It all started with the fish when the innovative shapers and board builders out there decided to revisit the past for some inspiration. In doing so they brought back some lost skills such as resin tints and hand foiled fins.The Fish Fry has been a place for these fine craftsmen to showcase their skills. We have seen some amazing boards as shapers have pushed the boundaries over the last few years. As this new look at the fish has evolved to its many forms, it has influenced other shapes and designs along the way.This has spawned a renewed interest in other board forms by this same group and a wider following.Notably the Mini Simmons, Hulls, old school Logs and Pigs. It is pleasing to note that there are an increasing number of people building their own boards as well.All of this is to be applauded and celebrated as a positive for surfing.So it is only natural that these shapers and board builders continue to share their skills with us and include these other shapes at the Fish Fry.It has truly become a melting pot of ideas for like minded people.

This Time Tomorrow

Byron Bay Surf Festival welcomes Taylor Steele Premiere
The extensive program of events for the Byron Bay Surf Festival is already expansive. But, to add yet another layer of delectable icing onto the already heavily adorned cake, renowned surf filmmaker Taylor Steele has been invited to utilize the event in his adopted hometown to screen his latest cinematic creation, This Time Tomorrow.
The film tracks a single, epic swell as it traverses the Pacific Ocean, its reverberations felt across three continents and its shore-bound repercussions surfed by some of the world’s finest surfers in Dave Rastovich, Craig Anderson, Kelly Slater, Chris Del Moro, Alex Grey and Dan Malloy.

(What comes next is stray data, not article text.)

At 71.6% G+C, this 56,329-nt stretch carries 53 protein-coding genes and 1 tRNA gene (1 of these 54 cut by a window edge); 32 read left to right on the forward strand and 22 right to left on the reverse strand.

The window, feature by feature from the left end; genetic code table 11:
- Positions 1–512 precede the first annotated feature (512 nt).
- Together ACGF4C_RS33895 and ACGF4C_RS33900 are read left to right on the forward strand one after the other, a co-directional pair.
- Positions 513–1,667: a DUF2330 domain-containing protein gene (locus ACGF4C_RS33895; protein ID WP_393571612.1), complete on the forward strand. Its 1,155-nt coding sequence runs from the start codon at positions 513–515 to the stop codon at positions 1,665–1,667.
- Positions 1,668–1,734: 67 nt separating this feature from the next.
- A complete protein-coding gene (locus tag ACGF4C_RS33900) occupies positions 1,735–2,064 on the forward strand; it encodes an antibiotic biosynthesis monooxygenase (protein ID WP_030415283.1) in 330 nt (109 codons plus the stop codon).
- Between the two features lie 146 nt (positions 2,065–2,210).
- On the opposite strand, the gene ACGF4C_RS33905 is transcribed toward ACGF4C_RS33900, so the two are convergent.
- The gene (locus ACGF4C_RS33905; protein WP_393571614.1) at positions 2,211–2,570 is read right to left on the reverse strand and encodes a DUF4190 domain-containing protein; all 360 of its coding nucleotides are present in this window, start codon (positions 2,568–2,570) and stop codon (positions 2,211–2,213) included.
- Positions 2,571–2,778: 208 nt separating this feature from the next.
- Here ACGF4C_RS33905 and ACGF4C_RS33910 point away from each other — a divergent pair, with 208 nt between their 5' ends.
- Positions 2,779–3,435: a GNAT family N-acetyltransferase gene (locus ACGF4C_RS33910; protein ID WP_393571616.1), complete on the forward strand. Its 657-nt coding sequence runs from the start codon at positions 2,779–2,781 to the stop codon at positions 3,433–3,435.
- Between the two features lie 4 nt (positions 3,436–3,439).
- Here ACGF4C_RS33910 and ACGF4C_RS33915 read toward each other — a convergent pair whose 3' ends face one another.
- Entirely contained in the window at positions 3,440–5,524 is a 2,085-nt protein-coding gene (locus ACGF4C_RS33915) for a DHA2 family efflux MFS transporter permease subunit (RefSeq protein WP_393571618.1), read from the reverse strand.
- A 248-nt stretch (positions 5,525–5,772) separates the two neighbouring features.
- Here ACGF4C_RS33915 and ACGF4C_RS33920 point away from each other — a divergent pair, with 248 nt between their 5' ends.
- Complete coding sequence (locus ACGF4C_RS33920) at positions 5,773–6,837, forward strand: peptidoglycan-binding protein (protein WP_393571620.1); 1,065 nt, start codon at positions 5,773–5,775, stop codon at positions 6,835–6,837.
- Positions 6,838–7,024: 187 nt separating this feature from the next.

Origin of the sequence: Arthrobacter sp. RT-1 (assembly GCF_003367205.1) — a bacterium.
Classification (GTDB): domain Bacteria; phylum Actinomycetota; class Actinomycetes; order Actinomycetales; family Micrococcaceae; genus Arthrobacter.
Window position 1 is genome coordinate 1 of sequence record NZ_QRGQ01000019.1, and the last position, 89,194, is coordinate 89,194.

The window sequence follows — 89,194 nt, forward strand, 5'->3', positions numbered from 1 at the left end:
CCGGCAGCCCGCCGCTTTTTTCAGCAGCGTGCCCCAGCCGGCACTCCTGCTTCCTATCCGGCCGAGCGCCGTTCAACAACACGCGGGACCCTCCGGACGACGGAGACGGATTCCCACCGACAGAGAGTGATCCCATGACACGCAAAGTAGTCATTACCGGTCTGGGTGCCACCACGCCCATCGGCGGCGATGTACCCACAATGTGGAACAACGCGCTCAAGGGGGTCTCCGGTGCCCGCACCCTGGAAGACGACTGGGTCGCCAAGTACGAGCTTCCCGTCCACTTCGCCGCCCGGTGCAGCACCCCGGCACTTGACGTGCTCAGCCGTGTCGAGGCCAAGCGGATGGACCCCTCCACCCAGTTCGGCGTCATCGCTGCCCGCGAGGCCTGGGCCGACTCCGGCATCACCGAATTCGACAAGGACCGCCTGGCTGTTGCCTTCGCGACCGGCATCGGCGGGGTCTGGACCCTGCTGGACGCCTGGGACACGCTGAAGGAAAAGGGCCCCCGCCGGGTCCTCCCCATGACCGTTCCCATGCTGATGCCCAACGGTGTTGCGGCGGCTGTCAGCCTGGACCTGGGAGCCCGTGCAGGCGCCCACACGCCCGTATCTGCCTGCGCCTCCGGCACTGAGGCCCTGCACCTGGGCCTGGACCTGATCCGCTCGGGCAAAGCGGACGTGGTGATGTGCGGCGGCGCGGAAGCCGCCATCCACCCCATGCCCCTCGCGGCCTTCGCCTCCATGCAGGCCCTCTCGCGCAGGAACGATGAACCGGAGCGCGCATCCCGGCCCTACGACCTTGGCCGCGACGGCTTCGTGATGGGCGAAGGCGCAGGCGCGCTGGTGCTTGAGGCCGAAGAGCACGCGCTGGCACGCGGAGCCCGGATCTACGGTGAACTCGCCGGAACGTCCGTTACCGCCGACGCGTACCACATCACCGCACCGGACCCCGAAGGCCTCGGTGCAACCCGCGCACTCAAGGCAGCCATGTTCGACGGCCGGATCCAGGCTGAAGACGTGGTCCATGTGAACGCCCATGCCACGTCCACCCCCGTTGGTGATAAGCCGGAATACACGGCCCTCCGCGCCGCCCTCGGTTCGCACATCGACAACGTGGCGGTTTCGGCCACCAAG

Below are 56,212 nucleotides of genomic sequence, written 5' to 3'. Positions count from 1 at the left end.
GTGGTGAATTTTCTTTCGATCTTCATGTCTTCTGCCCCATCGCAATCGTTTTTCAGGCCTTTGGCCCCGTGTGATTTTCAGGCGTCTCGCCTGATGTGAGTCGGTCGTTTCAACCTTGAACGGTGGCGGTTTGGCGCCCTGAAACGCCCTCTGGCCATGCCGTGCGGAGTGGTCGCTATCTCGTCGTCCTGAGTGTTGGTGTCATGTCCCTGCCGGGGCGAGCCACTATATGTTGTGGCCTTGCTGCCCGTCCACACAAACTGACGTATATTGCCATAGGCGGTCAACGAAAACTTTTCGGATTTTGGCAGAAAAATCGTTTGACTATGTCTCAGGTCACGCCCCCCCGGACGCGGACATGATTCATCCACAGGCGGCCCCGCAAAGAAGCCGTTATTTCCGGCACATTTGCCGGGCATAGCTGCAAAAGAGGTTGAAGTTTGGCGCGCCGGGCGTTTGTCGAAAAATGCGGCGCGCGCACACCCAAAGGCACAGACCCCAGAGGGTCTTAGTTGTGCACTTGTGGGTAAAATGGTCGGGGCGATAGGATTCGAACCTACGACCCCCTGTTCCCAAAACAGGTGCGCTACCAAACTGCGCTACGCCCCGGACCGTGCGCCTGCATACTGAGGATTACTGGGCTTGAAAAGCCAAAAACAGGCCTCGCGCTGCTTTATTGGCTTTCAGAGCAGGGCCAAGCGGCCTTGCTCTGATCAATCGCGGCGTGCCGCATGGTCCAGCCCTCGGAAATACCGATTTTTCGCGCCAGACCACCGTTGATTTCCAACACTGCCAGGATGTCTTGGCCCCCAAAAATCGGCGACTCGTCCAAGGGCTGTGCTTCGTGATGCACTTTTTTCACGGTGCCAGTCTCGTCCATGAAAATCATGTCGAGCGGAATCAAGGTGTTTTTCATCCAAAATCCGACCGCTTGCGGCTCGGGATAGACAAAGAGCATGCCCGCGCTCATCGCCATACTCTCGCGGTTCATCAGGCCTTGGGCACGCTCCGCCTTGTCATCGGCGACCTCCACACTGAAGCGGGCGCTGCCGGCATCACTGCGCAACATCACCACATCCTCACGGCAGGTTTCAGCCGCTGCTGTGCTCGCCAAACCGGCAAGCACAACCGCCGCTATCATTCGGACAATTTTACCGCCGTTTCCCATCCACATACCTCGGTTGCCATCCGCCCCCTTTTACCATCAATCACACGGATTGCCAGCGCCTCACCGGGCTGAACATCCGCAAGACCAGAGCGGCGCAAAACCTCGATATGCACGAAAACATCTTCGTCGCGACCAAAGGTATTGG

Spanning eight days and 18,000 miles of travel, the film, as is so often the case with Steele’s creations, breaks new grounds and opens new concepts in surf filmmaking.
Steele is using this opportunity to screen his latest odyssey as part of the Australian launch due to his involvement in the Byron Bay Surf Festival and, more specifically, in Surf Shorts, the festival’s short film competition.
Surf Shorts is challenging anyone with the slightest inkling towards cinematography to create a short film of between five and seven minutes on the theme of “Surf Culture Now – experimental surf designs.” Entrants may interpret the theme however they see fit, with parameters limited only by their imaginations.
The rewards for their efforts are extraordinary – not only are a host of incredible material prizes on offer, such as a handcrafted McTavish surfboard, a Go Pro HD2 surf camera and Skullcandy Mix Master Headphones, but Steele is also offering a mentorship to the lucky winner.
Taylor Steele has been creating groundbreaking surf films for over two decades and his accumulative knowledge and influence will prove invaluable education to the lucky winner. Such a unique opportunity could easily provide the launch pad for the talented winning individual’s film career.
The Australian premiere of This Time Tomorrow takes place on Saturday 27th October in conjunction with the screening of the five finalists’ Surf Shorts creations, the winner to be announced on the night. A stellar panel of judges, including Johnny Abegg, Justin Gane, Dick Hoole and Mick Waters, shall select the winning film, the public invited to join the evening’s exciting events, to be held at the Byron Bay Community Centre.
Submissions for the Surf Shorts film competition should be in DVD format and of between five and seven minutes in length and presented by no later than 14th October. For full information, terms and conditions, visit and view Saturday’s events.

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